How to Beat the Heat

Part two of our interview with world-leading heat researcher Dr. Julien Périard

Good morning everyone,

I hope you had a great weekend training, racing, or otherwise. I was able to get out for a nice easy gravel ride. It was a sunny, bluebird skies morning and it was super nice to switch things up from typical road riding. I even got a little sunburn, which is definitely a sign summer is approaching!

In today’s edition:

  • An iconic event joins the Challenge Family, but does a change in distance mean the death of a classic? 🎡

  • More world-class heat training tips from Dr. Julien Périard 🥵

  • And the training routine of a renowned Maitre d’ 🍽️

Thanks for being here.

-Matt Sharpe, newsletter editor

Headshot of Matt Sharpe

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🌵 Inspiring pair: An Arizona duo, one with a terminal cancer diagnosis, and another with cerebral palsy, are aiming to complete Ironman Arizona together this fall. [FOX 10]

😎 Spots galore: Loads of spots for the Ironman and 70.3 World Championships will be up for grabs in Subic Bay, Philippines at the IRONMAN events on June 11th. []

🙏 Swansea sorrow: An athlete lost consciousness during the swim portion of this weekend’s Swansea triathlon and sadly passed away. Our thoughts are with their family and friends. [The Independant]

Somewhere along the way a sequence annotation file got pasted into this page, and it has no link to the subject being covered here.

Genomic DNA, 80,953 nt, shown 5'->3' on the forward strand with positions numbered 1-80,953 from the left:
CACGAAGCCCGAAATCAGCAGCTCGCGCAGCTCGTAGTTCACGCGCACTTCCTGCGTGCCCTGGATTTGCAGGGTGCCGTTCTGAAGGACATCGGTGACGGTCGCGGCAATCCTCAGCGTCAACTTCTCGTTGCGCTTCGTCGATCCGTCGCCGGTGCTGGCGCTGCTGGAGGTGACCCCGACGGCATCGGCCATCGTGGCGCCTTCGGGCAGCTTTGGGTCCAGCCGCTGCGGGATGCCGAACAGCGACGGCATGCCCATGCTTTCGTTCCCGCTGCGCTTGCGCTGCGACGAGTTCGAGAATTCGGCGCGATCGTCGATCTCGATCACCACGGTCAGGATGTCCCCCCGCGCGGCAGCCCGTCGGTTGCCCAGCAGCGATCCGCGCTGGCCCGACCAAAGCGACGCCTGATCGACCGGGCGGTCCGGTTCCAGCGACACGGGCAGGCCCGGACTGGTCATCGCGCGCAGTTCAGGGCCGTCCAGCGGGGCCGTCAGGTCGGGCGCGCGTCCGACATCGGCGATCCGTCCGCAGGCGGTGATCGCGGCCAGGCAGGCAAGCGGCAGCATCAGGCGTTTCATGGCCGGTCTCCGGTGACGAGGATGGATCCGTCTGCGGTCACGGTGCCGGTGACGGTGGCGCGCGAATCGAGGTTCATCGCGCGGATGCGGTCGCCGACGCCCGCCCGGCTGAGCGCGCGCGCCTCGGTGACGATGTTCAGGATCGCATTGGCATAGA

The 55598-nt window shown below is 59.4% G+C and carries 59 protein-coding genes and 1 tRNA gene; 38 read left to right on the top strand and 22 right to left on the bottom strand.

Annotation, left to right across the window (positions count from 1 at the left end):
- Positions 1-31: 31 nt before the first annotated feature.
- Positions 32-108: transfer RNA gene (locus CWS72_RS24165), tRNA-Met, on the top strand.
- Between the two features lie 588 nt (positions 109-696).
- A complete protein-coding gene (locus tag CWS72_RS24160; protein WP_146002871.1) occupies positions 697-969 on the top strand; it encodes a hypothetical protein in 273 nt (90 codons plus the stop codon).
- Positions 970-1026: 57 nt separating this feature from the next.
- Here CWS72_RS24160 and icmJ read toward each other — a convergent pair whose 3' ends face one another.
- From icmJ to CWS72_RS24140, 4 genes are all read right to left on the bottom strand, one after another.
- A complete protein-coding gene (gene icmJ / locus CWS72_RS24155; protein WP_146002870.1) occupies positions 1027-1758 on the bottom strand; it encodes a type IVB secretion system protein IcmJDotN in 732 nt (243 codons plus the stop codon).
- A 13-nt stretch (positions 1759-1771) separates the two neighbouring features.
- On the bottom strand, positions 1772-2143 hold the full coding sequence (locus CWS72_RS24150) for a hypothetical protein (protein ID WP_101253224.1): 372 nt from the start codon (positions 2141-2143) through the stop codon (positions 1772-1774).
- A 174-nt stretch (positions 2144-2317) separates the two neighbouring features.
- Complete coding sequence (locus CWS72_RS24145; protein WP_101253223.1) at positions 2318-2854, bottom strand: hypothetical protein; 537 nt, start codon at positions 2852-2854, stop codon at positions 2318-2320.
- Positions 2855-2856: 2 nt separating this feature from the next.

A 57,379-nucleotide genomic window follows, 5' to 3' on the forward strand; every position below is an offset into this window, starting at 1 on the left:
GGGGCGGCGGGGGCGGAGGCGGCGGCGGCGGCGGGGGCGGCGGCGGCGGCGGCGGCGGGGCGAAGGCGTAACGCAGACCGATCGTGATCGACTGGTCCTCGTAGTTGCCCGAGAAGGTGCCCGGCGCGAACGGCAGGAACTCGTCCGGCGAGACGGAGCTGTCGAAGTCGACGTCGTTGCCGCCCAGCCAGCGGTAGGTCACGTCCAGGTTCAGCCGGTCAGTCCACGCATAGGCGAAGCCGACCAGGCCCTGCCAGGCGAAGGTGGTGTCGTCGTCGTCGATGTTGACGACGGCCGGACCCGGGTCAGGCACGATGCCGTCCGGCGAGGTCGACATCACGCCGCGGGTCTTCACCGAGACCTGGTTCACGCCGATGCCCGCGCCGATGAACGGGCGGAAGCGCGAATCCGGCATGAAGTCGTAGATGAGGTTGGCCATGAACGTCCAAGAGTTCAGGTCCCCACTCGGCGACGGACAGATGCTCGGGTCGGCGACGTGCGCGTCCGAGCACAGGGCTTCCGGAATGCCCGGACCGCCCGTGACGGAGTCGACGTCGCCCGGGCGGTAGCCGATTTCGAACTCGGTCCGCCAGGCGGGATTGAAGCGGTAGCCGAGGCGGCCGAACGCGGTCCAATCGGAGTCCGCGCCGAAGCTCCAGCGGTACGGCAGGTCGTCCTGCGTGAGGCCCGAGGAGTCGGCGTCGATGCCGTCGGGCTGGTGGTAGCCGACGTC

Iconic London Triathlon Partners with Challenge, Offers Middle Distance Race

Challenge Family

As announced by Endurance Sportswire, the iconic London Triathlon, one of the largest city-center races in the world, will now be known as Challenge London.

  • The race will now offer a middle-distance event along with the longstanding Olympic and sprint distance events.

Zoom out: This announcement is significant for Challenge Family, and the continued “lengthification” of the sport.

  • With the addition of a middle-distance race to the event, it shows that race organizers see growth opportunities with longer races.

  • And given the rise of Ultrarunning and long-distance gravel cycling races a company like Challenge is doing its best to respond to changing consumer tastes and market conditions.